[Editor’s Note: I-CONnect is pleased to feature a one-week symposium on the 10-year anniversary of the Euro crisis. We are grateful to our conveners–Professors Pietro Faraguna, Cristina Fasone, and Diletta Tega–for assembling a diverse group of scholars to explore this important moment in European history.]
—Pietro Faraguna, University of Trieste; Cristina Fasone, University of Rome «LUISS Guido Carli»; and Diletta Tega, University of Bologna
This I-CONnect symposium stems from a special section forthcoming in Quaderni costituzionali and features four posts concerning the impact of the Euro-crisis, ten years after the start of the subprime mortgage crisis in the US, on the four Eurozone countries that probably have been affected the most.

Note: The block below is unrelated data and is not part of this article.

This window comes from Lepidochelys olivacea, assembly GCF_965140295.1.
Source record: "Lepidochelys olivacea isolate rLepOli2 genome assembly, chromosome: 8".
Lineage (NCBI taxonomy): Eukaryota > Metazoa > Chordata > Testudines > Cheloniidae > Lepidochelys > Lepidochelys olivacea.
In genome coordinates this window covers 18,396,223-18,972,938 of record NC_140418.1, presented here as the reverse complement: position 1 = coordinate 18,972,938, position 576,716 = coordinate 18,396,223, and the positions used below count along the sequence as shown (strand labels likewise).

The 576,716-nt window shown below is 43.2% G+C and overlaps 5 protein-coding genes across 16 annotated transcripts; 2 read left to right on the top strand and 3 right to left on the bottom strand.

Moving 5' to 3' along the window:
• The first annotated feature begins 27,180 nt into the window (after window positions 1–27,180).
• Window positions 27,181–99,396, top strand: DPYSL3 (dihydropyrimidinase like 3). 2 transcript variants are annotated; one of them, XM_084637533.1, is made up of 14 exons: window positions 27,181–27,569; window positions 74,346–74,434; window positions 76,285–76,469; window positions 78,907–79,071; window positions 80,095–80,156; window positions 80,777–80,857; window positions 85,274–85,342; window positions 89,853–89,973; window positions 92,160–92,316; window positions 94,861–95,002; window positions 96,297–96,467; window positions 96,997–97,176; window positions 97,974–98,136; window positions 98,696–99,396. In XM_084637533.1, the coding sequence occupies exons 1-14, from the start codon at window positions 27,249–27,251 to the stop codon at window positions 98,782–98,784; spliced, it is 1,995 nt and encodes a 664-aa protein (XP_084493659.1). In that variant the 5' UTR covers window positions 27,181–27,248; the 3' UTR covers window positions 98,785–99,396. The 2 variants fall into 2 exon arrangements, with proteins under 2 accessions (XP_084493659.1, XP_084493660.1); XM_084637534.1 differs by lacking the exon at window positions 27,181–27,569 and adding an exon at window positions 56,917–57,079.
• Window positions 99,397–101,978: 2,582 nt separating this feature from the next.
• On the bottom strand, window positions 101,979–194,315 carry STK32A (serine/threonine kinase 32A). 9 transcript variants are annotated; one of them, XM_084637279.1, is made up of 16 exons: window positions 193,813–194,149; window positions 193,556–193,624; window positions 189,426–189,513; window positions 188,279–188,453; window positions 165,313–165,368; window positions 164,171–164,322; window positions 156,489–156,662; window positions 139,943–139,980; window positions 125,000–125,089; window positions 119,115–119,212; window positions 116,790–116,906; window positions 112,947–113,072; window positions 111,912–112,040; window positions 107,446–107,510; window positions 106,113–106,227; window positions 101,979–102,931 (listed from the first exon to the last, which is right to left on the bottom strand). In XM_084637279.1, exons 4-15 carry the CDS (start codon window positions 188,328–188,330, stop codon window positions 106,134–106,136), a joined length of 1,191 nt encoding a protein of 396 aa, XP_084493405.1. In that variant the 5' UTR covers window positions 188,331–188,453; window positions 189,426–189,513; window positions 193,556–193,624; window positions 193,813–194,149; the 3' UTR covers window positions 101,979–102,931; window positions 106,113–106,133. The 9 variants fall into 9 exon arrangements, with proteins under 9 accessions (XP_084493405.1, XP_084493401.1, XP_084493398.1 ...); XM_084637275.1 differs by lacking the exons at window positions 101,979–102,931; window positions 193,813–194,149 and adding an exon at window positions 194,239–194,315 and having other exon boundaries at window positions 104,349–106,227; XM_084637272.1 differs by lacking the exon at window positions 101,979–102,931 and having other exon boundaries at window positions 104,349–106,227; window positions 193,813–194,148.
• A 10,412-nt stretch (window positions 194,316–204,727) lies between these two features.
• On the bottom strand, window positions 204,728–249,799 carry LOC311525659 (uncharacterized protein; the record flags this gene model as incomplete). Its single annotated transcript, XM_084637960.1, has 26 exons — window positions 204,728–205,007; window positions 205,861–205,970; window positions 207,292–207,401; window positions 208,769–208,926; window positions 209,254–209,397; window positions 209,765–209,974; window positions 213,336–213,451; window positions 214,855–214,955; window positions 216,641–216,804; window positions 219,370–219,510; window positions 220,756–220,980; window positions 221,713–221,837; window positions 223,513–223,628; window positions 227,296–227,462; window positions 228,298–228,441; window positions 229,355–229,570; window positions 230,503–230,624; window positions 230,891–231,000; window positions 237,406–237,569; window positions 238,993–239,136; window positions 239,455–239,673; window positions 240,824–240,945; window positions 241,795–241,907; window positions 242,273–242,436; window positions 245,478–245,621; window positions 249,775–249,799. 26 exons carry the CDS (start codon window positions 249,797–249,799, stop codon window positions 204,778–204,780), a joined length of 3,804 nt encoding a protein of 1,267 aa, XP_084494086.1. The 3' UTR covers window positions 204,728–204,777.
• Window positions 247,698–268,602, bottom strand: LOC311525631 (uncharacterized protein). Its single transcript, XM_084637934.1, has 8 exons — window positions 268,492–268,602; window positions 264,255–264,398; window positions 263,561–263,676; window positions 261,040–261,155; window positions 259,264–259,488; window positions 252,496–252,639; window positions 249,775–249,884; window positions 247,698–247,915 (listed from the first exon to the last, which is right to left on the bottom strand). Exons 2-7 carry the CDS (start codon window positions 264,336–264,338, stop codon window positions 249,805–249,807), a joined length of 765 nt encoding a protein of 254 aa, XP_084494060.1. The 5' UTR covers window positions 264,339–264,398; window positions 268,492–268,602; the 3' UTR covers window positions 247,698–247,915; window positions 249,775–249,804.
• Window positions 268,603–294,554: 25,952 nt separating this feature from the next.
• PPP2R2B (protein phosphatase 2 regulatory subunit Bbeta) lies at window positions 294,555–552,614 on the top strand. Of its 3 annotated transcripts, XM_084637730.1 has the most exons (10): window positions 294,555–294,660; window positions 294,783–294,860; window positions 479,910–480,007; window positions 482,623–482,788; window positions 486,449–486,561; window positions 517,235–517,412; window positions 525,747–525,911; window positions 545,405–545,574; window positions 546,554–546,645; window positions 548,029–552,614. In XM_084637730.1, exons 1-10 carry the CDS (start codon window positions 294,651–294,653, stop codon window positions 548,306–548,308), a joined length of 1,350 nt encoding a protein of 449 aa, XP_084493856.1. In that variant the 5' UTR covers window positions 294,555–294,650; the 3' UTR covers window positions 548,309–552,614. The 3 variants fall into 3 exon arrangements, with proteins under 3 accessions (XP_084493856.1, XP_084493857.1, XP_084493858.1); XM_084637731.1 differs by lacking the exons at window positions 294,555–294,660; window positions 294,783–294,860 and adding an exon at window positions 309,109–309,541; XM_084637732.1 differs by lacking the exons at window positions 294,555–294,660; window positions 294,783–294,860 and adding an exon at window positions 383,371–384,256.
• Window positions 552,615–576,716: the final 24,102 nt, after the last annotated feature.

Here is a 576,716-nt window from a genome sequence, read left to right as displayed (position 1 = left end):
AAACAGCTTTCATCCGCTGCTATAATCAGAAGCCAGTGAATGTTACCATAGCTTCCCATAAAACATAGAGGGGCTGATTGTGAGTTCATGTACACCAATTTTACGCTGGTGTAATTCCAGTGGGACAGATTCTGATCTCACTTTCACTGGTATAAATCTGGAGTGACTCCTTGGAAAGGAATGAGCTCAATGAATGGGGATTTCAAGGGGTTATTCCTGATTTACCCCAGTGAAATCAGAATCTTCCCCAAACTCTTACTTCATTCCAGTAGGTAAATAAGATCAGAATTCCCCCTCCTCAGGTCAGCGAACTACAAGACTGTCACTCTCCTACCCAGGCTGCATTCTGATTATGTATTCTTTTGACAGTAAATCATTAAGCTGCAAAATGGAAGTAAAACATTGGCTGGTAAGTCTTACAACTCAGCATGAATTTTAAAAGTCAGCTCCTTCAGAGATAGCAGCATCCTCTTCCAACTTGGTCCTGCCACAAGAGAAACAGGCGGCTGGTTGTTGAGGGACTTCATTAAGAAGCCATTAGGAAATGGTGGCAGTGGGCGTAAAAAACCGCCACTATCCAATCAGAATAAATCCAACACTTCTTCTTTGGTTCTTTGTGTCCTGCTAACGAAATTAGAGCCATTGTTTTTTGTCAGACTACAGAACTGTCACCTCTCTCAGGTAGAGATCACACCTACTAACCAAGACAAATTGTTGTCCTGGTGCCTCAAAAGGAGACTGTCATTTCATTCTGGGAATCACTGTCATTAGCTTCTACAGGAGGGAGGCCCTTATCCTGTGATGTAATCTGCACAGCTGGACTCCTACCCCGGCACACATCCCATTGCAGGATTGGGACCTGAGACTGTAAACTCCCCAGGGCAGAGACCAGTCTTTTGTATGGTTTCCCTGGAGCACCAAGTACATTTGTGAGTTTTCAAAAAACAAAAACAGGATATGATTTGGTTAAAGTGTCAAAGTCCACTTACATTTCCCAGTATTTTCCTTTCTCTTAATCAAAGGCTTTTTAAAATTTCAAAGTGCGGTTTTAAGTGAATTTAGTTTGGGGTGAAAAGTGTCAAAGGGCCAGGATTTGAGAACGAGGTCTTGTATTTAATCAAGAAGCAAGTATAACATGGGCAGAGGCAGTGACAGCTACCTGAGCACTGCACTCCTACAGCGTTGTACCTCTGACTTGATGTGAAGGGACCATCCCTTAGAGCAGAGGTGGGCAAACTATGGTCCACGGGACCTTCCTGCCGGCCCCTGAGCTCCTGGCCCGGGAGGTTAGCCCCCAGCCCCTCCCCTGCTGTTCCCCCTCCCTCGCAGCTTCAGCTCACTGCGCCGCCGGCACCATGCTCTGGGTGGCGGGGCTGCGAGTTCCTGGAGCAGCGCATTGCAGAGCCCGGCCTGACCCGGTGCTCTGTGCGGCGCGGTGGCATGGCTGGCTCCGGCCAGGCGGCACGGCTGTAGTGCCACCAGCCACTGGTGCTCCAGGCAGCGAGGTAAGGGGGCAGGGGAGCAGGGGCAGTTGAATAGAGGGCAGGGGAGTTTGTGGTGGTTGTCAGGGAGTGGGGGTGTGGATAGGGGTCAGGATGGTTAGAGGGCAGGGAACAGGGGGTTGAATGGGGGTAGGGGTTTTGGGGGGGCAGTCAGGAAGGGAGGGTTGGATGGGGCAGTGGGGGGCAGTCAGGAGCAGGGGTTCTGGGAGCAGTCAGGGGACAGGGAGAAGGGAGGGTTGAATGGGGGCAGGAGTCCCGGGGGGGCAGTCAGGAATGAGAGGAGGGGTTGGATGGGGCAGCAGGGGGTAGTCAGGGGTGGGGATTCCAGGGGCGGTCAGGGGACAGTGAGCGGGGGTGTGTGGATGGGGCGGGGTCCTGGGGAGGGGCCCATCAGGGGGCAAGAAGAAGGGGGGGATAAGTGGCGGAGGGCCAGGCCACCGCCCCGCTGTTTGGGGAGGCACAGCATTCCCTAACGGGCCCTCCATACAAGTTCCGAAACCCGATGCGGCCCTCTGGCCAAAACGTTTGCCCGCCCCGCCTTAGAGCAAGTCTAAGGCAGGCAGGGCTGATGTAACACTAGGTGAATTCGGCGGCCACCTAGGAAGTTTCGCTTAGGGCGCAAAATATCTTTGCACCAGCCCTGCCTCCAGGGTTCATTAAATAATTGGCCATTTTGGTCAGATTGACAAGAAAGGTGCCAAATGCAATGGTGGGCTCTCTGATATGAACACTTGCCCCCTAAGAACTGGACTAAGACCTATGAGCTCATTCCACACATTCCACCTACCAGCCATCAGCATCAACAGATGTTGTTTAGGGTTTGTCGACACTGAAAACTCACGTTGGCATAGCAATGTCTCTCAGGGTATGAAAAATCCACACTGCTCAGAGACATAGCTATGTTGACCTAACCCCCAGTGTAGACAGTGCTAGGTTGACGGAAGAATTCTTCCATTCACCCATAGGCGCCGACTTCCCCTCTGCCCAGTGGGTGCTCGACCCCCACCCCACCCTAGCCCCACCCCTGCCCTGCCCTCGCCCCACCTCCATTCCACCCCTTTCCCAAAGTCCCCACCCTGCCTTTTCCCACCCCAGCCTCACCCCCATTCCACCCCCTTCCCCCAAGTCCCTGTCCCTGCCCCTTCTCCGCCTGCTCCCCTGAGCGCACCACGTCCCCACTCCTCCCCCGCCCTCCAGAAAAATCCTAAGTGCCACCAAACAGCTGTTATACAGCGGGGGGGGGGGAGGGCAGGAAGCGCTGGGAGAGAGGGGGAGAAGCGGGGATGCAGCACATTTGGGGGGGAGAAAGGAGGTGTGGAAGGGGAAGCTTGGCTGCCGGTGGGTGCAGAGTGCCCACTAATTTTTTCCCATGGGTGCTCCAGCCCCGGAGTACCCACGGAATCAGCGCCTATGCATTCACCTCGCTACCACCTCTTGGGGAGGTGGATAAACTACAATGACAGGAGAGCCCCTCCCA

In fact, the year 2018 marked the end of the financial assistance programmes activated between 2010 and 2015 in favour of Ireland, Portugal, Spain Cyprus and Greece (which benefited from three rescue packages). These programmes were primarily financed through funds established within the European Union framework at large, by means of international agreements and having the Eurozone Member State as shareholders, as occurred in the case of the European Financial Stability Facility (EFSF) and of the European Stability Mechanism (ESM). To a lesser extent, the rescue of those Eurozone countries depended on the contribution of the International Monetary Fund (IMF) that has lent 26 billion euro to Portugal, 22.5 billion euro to Ireland, 1 billion euro to Cyprus and over 60 billion euro to Greece on the whole. Financial assistance was also conceded through bilateral loans (also by non-Eurozone countries): 80 billion euro in the framework of the first rescue package to Greece and 4.8 billion euro to Portugal. In comparison with the IMF and the bilateral assistance, the loans provided through the “European funds” was more generous by far. The European Financial Stabilisation Mechanism (EFSM), the only fund purely financed by the Union budget and regulated by EU law, in particular by Council Regulation (EU) No 407/2010 of 11 May 2010, provided for financial assistance to Portugal and Ireland for 26 and 22.5 billion euro, respectively. The EFSF contributed to the rescue of Portugal with 26 billion euro, of Ireland with 17.7 billion and of Greece, in the context of the second package of financial assistance, for a good 144 billion euro. Finally, the ESM, still in operation unlike the other funds, lent Spain 41.3 billion, Cyprus 9 billion and Greece over 60 billion euro, just in between 2015 and 2018.